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OF LO V E.
NGER, in hasty words, or blows,
Itself discharges on our foes :
And forrow too finds some relief
In tears, which wait upon our grief :
So every passion, but fond Love,
Unto its own redress does move :
But that alone the wretch inclines
To what prevents his own designs;
Makes him lament, and figh, and weep,
Disorder'd, tremble, fawn, and
Poftures which render him despis'd,
Where he endeavours to be priz'd.
For women (born to be control'd)
Stoop to the forward and the bold:
Affect the haughty and the proud,
The gay, the frolic, and the loud.
Who first the generous steed opprest,
Not kneeling did falute the beast;
But with high courage, life, and force,
Approaching, tam'd th' unruly horse.
Unwisely we the wiser East
Pity, supposing them opprest
With tyrants’ force, whose law is will,
By which they govern, spoil, and kill :
Each nymph, but moderately fair,
Commands with no less rigos here.
Should some brave Turk, that walks
among His twenty lases, bright and young;
And beckons to the willing dame,
Preferr’d to quench his present flame;
Behold as many Gallants here,
With modest guise, and filent fear,
All to one female idol bend :
While her high pride does scarce descend
To mark their follies; he would swear
That these her guard of eunuchs were:
And that a more majestic Queen,
Or humbler slaves, he had not seen.
All this with indignation spoke,
In vain I struggled with the yoke
Of mighty Love: that conquering look,
When next beheld, like lightning strook
My blasted soul; and made me bow,
Lower than those I pity'd now.
So the tall stag, upon the brink
Of some smooth stream, about to drink,
Surveying there his armed head,
With shame remembers that he fled
The scorned dogs; resolves to try
The combat next: but, if their cry
Invades again his trembling ear,
He itrait resumes his wonted care;
Leaves the untasted spring behind,
And, wing’d with fear, out-flies the wind.
HYLLIS! why should we delay
Pleasures shorter than the day?
Could we (which we never can!)
Stretch our lives beyond their span;
Beauty like a shadow fies,
And our youth before us dies.
Or, would youth and beauty ftay,
Love hath wings, and will away:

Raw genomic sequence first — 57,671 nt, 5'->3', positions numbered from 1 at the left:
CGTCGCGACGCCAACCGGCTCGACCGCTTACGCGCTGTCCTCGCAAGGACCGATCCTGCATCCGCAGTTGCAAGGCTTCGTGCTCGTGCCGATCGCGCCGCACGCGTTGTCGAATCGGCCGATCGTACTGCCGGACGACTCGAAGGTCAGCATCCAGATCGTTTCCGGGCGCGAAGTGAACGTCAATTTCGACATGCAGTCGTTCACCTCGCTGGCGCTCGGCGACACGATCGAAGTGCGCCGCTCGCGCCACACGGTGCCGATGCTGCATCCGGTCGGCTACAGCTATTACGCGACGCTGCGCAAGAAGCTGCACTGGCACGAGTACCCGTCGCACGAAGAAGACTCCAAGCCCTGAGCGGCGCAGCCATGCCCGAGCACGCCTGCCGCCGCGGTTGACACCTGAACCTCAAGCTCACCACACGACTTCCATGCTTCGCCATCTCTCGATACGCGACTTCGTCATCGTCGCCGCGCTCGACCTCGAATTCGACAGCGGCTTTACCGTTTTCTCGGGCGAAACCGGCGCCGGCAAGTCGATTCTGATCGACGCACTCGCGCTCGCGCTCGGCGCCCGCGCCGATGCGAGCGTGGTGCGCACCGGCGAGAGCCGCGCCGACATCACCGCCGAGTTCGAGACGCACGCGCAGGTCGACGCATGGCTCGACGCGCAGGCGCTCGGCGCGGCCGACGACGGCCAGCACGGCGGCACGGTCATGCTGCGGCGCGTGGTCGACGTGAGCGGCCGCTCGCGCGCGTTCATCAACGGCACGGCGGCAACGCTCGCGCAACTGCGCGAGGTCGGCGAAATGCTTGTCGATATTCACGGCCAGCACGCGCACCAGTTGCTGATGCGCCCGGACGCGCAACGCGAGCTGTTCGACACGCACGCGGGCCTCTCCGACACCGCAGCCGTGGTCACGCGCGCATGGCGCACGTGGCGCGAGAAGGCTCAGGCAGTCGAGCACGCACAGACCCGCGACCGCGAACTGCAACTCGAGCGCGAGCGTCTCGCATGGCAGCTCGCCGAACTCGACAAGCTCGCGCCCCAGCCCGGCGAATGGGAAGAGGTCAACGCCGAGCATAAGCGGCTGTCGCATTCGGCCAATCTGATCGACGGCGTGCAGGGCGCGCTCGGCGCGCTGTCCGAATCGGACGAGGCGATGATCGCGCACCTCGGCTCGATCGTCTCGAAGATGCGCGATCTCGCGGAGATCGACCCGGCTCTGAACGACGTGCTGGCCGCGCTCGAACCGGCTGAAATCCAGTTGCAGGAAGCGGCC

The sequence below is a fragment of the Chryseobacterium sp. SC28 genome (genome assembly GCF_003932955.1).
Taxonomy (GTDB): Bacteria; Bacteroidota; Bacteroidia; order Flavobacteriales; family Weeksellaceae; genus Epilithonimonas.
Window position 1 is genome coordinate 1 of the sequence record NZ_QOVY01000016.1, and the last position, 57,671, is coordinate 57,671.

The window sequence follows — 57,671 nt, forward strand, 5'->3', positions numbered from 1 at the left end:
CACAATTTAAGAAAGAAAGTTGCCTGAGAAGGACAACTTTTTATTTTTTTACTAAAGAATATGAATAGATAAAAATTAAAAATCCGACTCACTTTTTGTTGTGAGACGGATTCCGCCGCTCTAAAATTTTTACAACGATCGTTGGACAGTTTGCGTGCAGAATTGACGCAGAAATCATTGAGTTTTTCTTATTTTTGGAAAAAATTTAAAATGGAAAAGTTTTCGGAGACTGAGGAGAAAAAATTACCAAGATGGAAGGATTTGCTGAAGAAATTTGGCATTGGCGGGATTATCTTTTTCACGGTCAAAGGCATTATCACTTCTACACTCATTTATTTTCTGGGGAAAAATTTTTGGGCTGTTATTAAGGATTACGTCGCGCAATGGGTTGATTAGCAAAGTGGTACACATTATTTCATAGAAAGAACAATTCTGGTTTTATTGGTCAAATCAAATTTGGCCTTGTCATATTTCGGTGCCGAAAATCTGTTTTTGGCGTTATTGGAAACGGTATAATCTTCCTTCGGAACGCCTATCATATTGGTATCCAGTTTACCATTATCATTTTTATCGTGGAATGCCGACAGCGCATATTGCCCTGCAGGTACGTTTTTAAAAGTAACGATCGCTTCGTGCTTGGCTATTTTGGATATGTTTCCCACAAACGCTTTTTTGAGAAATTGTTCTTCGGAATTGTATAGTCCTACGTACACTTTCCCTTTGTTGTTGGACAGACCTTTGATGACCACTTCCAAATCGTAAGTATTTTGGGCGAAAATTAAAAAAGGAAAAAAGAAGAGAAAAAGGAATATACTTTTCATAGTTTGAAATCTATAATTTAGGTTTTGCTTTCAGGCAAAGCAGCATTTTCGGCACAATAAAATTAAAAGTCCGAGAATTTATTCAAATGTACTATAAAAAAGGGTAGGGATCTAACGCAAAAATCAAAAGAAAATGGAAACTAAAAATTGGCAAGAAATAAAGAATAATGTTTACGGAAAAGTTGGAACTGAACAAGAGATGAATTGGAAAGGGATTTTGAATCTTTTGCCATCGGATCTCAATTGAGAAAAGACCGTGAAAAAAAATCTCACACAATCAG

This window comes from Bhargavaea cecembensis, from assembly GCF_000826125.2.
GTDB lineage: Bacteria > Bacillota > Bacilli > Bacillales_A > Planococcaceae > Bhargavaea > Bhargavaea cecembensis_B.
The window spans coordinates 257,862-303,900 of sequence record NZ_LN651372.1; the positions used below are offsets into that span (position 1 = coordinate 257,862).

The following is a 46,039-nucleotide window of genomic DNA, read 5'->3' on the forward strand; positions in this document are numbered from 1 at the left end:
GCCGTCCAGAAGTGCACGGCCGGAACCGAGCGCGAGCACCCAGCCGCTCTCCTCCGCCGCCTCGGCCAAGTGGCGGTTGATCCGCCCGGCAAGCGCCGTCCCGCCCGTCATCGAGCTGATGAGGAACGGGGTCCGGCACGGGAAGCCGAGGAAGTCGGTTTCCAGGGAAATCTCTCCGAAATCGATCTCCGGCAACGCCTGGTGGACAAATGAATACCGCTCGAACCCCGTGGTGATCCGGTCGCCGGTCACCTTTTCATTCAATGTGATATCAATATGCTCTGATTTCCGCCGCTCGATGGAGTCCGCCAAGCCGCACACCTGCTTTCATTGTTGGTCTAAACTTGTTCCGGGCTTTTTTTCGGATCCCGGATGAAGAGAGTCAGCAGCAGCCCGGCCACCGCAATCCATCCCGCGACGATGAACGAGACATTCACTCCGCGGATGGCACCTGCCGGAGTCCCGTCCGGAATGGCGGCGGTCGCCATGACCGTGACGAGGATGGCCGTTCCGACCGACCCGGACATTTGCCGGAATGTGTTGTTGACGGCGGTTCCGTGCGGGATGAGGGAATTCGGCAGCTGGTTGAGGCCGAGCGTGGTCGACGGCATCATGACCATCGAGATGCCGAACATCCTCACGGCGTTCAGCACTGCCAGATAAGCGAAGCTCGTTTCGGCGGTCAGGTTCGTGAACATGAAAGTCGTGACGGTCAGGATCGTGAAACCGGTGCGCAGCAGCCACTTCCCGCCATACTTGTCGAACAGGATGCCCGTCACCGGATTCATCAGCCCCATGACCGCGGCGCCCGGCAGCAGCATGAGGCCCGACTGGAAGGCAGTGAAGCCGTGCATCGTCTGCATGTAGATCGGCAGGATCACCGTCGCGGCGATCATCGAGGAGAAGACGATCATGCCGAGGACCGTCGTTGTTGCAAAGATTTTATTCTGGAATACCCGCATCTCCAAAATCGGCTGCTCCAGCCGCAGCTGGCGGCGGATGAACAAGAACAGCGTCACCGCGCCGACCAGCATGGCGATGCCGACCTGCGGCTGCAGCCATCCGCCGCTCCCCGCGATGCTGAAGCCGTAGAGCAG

Love hath swifter wings than Time:
Change in love to heaven does climb.;
Gods, that never change their state,
Vary oft their love and hate.
Phyllis ! to this truth we owe
All the love betwixt us two:
Let not you and I enquire,
What has been our past defire :
On what shepherd you have smild,
Or what nymphs I have beguil'd:
Leave it to the planets too,
What we shall hereafter do:
For the joys we now may prove,
Take advice of present love.
TO MY LORD OF FALKLAND.
RAVE Holland leads, and with him Falkland
Who hears this told, and does not strait suppose
We send the Graces and the Muses forth,
To civilize and to instruct the North?
Not that these ornaments make fwords less sharp;
Apollo bears as well his bow as harp:
And though he be the patron of that spring,
Where in calm peace the sacred virgins fing;
He courage had to guard th’invaded throne
Of Jove, and cast the ambitious giant down.
Ah, noble friend! with what impatience all
That know thy worth, and know how prodigal
Of thy great soul thou art (longing to twist
Bays with that ivy, which so early kiss'd
Thy youthful temples) with what horror we
Think on the blind events of war and thee!
To fate exposing thạt all-knowing breast
Among the throng, as cheaply as the rest :
Where oaks and brambles (if the copse be burn'd)
Confounded lie, to the same ashes turn'd.
Some happy wind over the ocean blow
This tempest yet, which frights our island fo!
Guarded with Tips, and all the sea our own,
From Heaven this mischief on our heads is thrown.
In a late dream, the Genius of this land, Amaz’d, I saw, like the * fair Hebrew stand; * Rebekah.
When first she felt the twins begin to jar,
And found her womb the seat of civil war.
Inclin'd to whose relief, and with presage
Of better fortune for the present age,
Heaven sends, quoth I, this discord for our good;
To warm, perhaps, but not to waste our blood:
To raise our drooping spirits, grown the scorn
Of our proud neighbours; who ere long shall mourn
(Though now they joy in our expected harms)
We had occasion to resume our arms.
A lion fo with self-provoking fmart
(His rebel tail scourging his nobler part)
courage; then begins to roar, And charge his foes, who thought him mad before.
FOR DRINKING OF HEALTHS.
ET brutes and vegetals, that cannot think,
A more indulgent mistress guides our sp’rits,
Reason, that dares beyond our appetites :
She would our care, as well as thirst, redress;
And with Divinity rewards excess.
Deserted Ariadne, thus fupply'd,
Did perjurd Theseus' cruelty deride :
Bacchus embrac'd, from her exalted thought
Banish'd the man, her passion, and his fault.
Bacchus and Phæbus are by Jove ally'd,
And each by other's timely heat supply'd:
All that the grapes owe to his ripening fires,
Is paid in Numbers which their juice inspires,